Updated: Mar 26
The citizens of Finland were unhappy with the announced Microsoft-Nokia merger. The Finns had long felt national pride from Nokia’s success. Giving up control of this national company to a foreign entity was a blow to their identity. Microsoft did little to alleviate the Finns’ concerns.
News and media critics (as well as citizens) in both the U.S. and Finland expressed dislike for Microsoft’s acquisition of Nokia’s mobile unit. From Microsoft’s perspective, many viewed the deal as a gamble – and a poor one – as Nokia was perceived to be a dying company. In fact, many decried the deal as a desperate attempt to get into the mobile phone market and gain market share from Google and Apple.
People in Finland reacted very critically towards the acquisition. Nokia was seen as one of Finland’s most successful companies, even though its market share had been declining. The sale of Nokia’s phone division “was a huge psychological blow for Finland and the self-confidence of the Finnish people.”
The deal left many Finns with a sour taste toward Nokia. One Finns’ reaction to the acquisition displays Finnish resistance to the deal: “‘Nokia is one of Finland’s main brands, and it’s what I tell people abroad —that Nokia phones are from Finland,’ she said. ‘Now I can’t say that anymore.’”
As Finns saw one of the biggest and most powerful companies from their nation swallowed by an American company, it was an emotional blow to their national pride. Nokia had been one of the biggest contributors to Finland’s GDP and now it would no longer be considered a “Finnish company” but would merely be a cog in an American corporation.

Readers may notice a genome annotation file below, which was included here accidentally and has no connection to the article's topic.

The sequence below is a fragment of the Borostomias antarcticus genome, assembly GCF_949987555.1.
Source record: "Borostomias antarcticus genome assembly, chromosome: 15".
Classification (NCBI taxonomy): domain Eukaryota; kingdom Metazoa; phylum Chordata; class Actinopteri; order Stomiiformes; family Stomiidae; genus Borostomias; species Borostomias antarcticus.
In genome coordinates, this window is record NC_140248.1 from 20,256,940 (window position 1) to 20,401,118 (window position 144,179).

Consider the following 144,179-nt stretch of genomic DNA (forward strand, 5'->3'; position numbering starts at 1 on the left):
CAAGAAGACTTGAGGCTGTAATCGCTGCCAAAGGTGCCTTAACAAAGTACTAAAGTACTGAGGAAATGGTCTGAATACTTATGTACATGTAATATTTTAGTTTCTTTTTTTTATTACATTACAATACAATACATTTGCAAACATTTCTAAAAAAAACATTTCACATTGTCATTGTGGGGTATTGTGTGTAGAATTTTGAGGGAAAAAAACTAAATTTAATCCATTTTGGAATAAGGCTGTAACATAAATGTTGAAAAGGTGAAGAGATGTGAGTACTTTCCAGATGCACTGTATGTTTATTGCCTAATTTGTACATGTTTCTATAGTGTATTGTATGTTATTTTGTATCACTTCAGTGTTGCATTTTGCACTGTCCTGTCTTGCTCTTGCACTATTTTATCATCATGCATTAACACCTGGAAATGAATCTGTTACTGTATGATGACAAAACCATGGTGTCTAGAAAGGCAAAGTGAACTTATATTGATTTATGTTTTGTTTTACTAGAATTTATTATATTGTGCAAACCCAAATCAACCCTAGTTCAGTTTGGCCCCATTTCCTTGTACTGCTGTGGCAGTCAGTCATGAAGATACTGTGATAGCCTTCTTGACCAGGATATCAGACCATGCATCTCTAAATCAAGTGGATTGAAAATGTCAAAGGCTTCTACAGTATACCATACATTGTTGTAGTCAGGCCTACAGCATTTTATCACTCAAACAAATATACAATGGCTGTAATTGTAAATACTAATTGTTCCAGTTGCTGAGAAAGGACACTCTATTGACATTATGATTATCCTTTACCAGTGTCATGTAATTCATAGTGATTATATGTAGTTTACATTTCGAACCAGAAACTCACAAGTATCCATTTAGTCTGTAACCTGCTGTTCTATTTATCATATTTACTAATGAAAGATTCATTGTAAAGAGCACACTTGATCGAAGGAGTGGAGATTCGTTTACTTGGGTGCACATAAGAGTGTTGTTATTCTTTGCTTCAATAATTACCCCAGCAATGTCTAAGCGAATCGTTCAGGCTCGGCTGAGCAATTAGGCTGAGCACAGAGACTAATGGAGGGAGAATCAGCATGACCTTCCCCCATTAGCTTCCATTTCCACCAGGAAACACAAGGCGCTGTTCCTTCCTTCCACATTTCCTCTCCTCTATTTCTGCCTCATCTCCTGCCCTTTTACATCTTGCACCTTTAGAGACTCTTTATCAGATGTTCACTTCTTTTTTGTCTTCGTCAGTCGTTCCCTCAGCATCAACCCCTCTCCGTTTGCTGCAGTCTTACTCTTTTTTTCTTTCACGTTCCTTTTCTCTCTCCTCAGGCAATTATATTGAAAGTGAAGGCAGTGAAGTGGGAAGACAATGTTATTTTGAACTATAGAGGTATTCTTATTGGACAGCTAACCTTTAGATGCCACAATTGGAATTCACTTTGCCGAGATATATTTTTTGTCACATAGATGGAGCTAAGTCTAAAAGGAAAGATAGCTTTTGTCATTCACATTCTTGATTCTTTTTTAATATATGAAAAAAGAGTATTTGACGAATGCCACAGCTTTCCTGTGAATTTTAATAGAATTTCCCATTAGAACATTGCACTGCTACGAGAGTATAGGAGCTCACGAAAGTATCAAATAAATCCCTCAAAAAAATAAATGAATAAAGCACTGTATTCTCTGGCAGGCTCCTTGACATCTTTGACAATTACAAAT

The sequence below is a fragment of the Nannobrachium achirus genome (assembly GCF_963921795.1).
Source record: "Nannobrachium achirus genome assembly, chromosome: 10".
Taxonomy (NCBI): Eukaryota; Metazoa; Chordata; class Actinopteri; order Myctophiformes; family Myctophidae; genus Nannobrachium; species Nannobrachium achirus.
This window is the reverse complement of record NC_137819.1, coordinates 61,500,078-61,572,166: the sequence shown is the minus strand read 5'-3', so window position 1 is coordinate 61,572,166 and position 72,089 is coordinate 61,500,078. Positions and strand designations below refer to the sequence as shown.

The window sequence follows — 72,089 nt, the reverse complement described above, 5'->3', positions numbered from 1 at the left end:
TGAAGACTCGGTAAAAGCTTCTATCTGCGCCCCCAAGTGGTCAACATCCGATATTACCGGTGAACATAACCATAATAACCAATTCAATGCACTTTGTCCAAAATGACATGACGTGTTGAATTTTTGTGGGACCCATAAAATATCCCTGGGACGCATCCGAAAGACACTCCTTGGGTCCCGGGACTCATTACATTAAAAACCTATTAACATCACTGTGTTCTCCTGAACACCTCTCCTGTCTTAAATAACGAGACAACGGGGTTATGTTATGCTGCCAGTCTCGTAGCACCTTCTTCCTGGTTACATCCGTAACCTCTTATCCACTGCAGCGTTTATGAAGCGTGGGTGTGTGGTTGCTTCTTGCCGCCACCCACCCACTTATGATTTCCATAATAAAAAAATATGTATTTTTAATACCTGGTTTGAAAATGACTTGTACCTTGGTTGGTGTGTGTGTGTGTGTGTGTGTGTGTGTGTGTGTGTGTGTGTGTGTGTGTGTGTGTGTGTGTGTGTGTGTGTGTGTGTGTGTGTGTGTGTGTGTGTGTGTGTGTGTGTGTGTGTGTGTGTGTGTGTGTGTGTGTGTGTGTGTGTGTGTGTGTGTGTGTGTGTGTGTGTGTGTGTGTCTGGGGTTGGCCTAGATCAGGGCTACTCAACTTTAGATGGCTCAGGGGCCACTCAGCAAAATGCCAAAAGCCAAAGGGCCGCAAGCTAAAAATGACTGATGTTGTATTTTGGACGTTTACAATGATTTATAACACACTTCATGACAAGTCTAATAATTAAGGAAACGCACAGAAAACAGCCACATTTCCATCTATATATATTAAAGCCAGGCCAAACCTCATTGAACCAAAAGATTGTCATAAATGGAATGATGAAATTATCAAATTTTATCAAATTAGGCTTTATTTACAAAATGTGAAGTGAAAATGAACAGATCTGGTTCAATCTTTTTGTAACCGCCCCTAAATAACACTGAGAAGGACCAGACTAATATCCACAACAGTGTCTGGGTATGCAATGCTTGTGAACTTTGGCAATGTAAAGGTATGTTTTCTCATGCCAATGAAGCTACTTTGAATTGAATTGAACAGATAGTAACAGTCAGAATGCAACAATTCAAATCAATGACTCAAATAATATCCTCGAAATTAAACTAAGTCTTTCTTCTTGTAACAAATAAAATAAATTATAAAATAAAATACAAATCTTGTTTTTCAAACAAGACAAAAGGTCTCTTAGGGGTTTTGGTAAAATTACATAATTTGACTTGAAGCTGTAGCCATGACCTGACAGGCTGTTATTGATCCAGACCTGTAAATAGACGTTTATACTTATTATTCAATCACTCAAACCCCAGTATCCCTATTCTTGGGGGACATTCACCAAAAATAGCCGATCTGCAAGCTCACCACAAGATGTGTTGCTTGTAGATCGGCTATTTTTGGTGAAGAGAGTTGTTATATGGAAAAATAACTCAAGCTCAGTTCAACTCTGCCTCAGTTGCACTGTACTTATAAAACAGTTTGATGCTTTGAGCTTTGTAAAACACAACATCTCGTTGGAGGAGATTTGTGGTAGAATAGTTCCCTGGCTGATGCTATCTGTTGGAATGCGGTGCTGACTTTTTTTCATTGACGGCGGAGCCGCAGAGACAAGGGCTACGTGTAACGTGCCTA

With permission from Nokia’s leaders, Microsoft Mobile decided to take over Nokia’s original headquarters located just outside of Helsinki, Finland. One spokesperson from Nokia said, “As the majority of employees currently working at our corporate headquarters are focused on devices & services activities and support functions, Nokia House will become a Microsoft site once the deal closes.”
Similar to before the acquisition, employees of the new merged company would have to fly to Finland in order to help with decision making or make long-distance calls at hours outside of the normal work day to compensate for the 10-hour time zone difference.
Since the U.S. and Finland share a positive relationship, no lengthy legal procedures were required on either side of the acquisition. The only regulatory term discussed in the press was the lack of communication between the two companies and the public regarding the merger. As one reporter stated, “Neither party was legally allowed to discuss details about the acquisition in public.”
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